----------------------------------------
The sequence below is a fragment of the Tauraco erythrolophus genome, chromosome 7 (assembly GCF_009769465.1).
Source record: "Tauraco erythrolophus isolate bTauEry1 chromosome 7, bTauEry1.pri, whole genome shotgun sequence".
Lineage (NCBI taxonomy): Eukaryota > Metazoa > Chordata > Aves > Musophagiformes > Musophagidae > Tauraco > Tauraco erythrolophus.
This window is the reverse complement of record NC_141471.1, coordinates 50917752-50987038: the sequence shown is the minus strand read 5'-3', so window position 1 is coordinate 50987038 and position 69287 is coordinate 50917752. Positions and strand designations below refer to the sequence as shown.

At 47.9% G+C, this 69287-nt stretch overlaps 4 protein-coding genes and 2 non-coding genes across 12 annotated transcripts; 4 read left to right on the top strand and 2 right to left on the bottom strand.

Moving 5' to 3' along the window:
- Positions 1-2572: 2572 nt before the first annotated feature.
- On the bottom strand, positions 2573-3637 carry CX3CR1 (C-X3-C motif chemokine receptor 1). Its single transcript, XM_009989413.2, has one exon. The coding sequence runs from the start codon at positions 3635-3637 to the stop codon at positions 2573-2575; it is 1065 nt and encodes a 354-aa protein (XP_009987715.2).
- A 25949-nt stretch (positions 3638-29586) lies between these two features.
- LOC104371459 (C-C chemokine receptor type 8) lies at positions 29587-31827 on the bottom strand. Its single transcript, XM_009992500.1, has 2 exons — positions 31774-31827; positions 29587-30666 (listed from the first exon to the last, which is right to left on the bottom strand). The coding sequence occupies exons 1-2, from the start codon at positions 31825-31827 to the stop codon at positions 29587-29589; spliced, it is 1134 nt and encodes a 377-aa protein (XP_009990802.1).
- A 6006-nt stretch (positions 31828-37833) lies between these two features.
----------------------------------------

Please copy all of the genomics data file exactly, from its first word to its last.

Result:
The sequence below is a fragment of the Tauraco erythrolophus genome, chromosome 7 (assembly GCF_009769465.1).
Source record: "Tauraco erythrolophus isolate bTauEry1 chromosome 7, bTauEry1.pri, whole genome shotgun sequence".
Lineage (NCBI taxonomy): Eukaryota > Metazoa > Chordata > Aves > Musophagiformes > Musophagidae > Tauraco > Tauraco erythrolophus.
This window is the reverse complement of record NC_141471.1, coordinates 50917752-50987038: the sequence shown is the minus strand read 5'-3', so window position 1 is coordinate 50987038 and position 69287 is coordinate 50917752. Positions and strand designations below refer to the sequence as shown.

At 47.9% G+C, this 69287-nt stretch overlaps 4 protein-coding genes and 2 non-coding genes across 12 annotated transcripts; 4 read left to right on the top strand and 2 right to left on the bottom strand.

Moving 5' to 3' along the window:
- Positions 1-2572: 2572 nt before the first annotated feature.
- On the bottom strand, positions 2573-3637 carry CX3CR1 (C-X3-C motif chemokine receptor 1). Its single transcript, XM_009989413.2, has one exon. The coding sequence runs from the start codon at positions 3635-3637 to the stop codon at positions 2573-2575; it is 1065 nt and encodes a 354-aa protein (XP_009987715.2).
- A 25949-nt stretch (positions 3638-29586) lies between these two features.
- LOC104371459 (C-C chemokine receptor type 8) lies at positions 29587-31827 on the bottom strand. Its single transcript, XM_009992500.1, has 2 exons — positions 31774-31827; positions 29587-30666 (listed from the first exon to the last, which is right to left on the bottom strand). The coding sequence occupies exons 1-2, from the start codon at positions 31825-31827 to the stop codon at positions 29587-29589; spliced, it is 1134 nt and encodes a 377-aa protein (XP_009990802.1).
- A 6006-nt stretch (positions 31828-37833) lies between these two features.